jQuery(function(){

        jQuery(‘#new’).on(‘click’, function(e){

            e.preventDefault();

            jQuery(‘body’).append(‘You clicked on the “jQuery” link. It used version: ‘+jQuery.fn.jquery+‘<br/><br/>’);

        });

    });

/**

    Legacy code would be here

    Note: use of ‘bind()’ method

**/

    $(function(){

        $(‘#old’).bind(‘click’, function(e){

            e.preventDefault();

            $(‘body’).append(‘You clicked on the “$” link. It used version: ‘+$.fn.jquery+‘<br/><br/>’);

        });

    });


</script>

</head>

<body>

<a
id=’old’
href=’#’>Execute older version (jQuery as $)</a>

<br/><br/>

<a
id=’new’
href=’#’>Execute newer version (jQuery as jQuery)</a>

<br/>

</body>

Leads to the following output when both buttons have been clicked:

That’s nice if you need to support two versions of jQuery, one of which is older than 1.6.4. But what if you have a situation where you absolutely have to use more than two versions of jQuery side by side? Here is Randy’s solution:

Answer three: Alias, alias, alias

The solution here is to add the version of jQuery you want to use and assign it to a variable. Then add another version, and assign it to another variable. Repeat as necessary.

Here’s the code:

    <script
src=’http://code.jquery.com/jquery-1.3.pack.js’></script>

    <script>

    var $$$ = jQuery;

    </script>

    <script
src=’http://code.jquery.com/jquery-2.0.3.min.js’></script>

    <script>

    var $$ = jQuery;

    </script>

    <script
src=’http://code.jquery.com/jquery-1.6.min.js’></script>

    <script
src=’http://code.jquery.com/jquery-1.7.2.min.js’></script>


<script>

    jQuery.noConflict();

    $$$(function(){

        $$$(‘body’).append(‘/————-/<br>$$$ is version: ‘+$$$.fn.jquery);

        $$$(‘body’).append(‘<p>’ + testOnSupport($$$) + ‘</p>’);

    });

    $$(function(){

        $$(‘body’).append(‘/————-/<br>$$ is version: ‘+$$.fn.jquery);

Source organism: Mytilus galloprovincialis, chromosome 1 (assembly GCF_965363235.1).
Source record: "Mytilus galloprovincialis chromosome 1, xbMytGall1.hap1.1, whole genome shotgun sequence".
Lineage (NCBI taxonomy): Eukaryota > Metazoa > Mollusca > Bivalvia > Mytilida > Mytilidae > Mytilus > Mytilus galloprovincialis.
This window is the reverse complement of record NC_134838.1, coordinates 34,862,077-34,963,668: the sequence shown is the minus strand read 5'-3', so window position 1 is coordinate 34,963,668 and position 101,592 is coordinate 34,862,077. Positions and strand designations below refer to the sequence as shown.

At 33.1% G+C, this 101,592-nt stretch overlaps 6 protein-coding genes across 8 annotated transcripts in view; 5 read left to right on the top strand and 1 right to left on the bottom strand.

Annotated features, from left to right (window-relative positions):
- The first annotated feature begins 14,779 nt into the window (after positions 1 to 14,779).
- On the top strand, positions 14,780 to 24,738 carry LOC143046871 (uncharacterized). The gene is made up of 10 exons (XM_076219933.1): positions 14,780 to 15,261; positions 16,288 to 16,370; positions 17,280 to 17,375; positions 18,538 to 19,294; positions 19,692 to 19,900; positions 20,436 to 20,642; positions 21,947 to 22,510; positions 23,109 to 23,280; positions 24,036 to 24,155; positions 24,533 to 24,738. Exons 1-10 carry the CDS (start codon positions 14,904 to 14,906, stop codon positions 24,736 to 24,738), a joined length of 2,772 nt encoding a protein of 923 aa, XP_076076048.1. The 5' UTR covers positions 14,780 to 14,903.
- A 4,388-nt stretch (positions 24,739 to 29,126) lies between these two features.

$$(‘body’).append(‘<p>’ + testOnSupport($$) + ‘</p>’);

    });


    jQuery(function(){

        jQuery(‘body’).append(‘/————-/<br>jQuery is version: ‘+jQuery.fn.jquery);

        jQuery(‘body’).append(‘<p>’ + testOnSupport(jQuery) + ‘</p>’);

    });

    $(function(){

        $(‘body’).append(‘/————-/<br>$ is version: ‘+$.fn.jquery);

        $(‘body’).append(‘<p>’ + testOnSupport($) + ‘</p>’);

        $(‘body’).append(‘/————-/<br>’);

    });

    function testOnSupport(x)

    {

     if (typeof (x(‘body’).on) == ‘undefined’) nope = ‘Does not support on()’; else nope = ‘Does support on()’;

     return nope;

    }


</script>

</head>

<body>

<br>

</body>

And here’s what the output looks like:

Do I recommend having multiple versions of jQuery side by side? Emphatically not. But if you have no choice in the matter, there are a surprising number of ways to get there. Whichever you use, do be careful of the order in which you add your references – if you’re using .noConflict() for example, you need to make sure you put your script files and the .noConflict() code AFTER any older version of jQuery injected by a component.

Kevin Rattan

For other related information, check out this course from Learning Tree:

jQuery: A Comprehensive Hands-On Introduction

Creating a Custom DNN Module and Integrating Captcha

I recently had a customer request to add a Contact Us form to their DNN installation. It’s something I hadn’t done for a while. In fact, it’s been so long that the language has changed. Last time I played around behind the scenes on DNN (or DotNetNuke as it then was), the language was VB only – this time, the installation is C#. It turned out to be a lot simpler than it was back then, and also gloriously easy to add captcha – another of the customer requirements, as they’re tired of receiving spam from online forms.